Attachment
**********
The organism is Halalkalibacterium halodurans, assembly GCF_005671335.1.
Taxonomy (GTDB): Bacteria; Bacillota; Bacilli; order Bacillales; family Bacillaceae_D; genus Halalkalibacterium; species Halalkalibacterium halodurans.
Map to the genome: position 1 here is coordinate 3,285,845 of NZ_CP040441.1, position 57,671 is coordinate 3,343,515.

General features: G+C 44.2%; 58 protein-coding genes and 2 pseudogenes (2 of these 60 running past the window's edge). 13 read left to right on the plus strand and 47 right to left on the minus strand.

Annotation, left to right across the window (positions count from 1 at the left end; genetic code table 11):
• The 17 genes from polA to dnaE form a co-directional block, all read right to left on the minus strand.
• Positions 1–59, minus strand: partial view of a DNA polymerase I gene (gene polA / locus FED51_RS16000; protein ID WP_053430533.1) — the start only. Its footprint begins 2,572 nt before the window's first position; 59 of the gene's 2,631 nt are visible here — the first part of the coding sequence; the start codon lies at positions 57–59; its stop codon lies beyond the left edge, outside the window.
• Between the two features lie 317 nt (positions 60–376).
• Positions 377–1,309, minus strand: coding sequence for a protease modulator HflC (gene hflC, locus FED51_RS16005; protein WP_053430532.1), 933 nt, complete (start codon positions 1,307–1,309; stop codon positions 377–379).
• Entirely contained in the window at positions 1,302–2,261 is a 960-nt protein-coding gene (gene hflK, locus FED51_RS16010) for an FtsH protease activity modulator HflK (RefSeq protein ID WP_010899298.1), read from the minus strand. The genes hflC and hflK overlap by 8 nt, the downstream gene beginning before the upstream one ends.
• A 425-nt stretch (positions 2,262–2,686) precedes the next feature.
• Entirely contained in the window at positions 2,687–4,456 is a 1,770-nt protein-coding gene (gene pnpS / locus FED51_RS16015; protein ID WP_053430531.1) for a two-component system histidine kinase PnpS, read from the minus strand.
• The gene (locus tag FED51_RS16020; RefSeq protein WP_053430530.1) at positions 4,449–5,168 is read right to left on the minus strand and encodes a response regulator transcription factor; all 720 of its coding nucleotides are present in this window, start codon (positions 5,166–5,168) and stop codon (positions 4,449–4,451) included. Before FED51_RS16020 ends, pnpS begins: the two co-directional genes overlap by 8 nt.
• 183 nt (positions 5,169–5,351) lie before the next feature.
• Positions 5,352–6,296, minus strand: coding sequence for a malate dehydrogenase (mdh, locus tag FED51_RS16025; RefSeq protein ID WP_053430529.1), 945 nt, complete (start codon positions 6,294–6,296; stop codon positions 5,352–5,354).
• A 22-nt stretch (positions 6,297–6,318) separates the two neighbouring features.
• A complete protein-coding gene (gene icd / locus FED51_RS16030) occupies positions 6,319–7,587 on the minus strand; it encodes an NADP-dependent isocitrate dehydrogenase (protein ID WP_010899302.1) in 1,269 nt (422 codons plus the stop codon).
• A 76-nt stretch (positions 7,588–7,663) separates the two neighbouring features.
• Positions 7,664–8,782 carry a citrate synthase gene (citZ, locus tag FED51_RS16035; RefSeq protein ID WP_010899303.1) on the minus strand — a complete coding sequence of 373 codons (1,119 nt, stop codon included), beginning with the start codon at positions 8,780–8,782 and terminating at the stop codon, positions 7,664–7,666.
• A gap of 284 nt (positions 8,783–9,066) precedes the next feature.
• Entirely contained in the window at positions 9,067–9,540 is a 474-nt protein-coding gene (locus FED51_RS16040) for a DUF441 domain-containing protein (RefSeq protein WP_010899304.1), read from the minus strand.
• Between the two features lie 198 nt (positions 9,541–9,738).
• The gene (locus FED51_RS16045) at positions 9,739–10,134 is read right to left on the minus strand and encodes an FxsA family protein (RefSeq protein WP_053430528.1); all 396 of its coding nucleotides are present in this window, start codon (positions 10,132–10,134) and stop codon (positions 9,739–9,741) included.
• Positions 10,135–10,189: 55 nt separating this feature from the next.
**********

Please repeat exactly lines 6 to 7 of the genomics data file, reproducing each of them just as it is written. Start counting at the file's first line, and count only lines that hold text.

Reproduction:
• The 17 genes from polA to dnaE form a co-directional block, all read right to left on the minus strand.
• Positions 1–59, minus strand: partial view of a DNA polymerase I gene (gene polA / locus FED51_RS16000; protein ID WP_053430533.1) — the start only. Its footprint begins 2,572 nt before the window's first position; 59 of the gene's 2,631 nt are visible here — the first part of the coding sequence; the start codon lies at positions 57–59; its stop codon lies beyond the left edge, outside the window.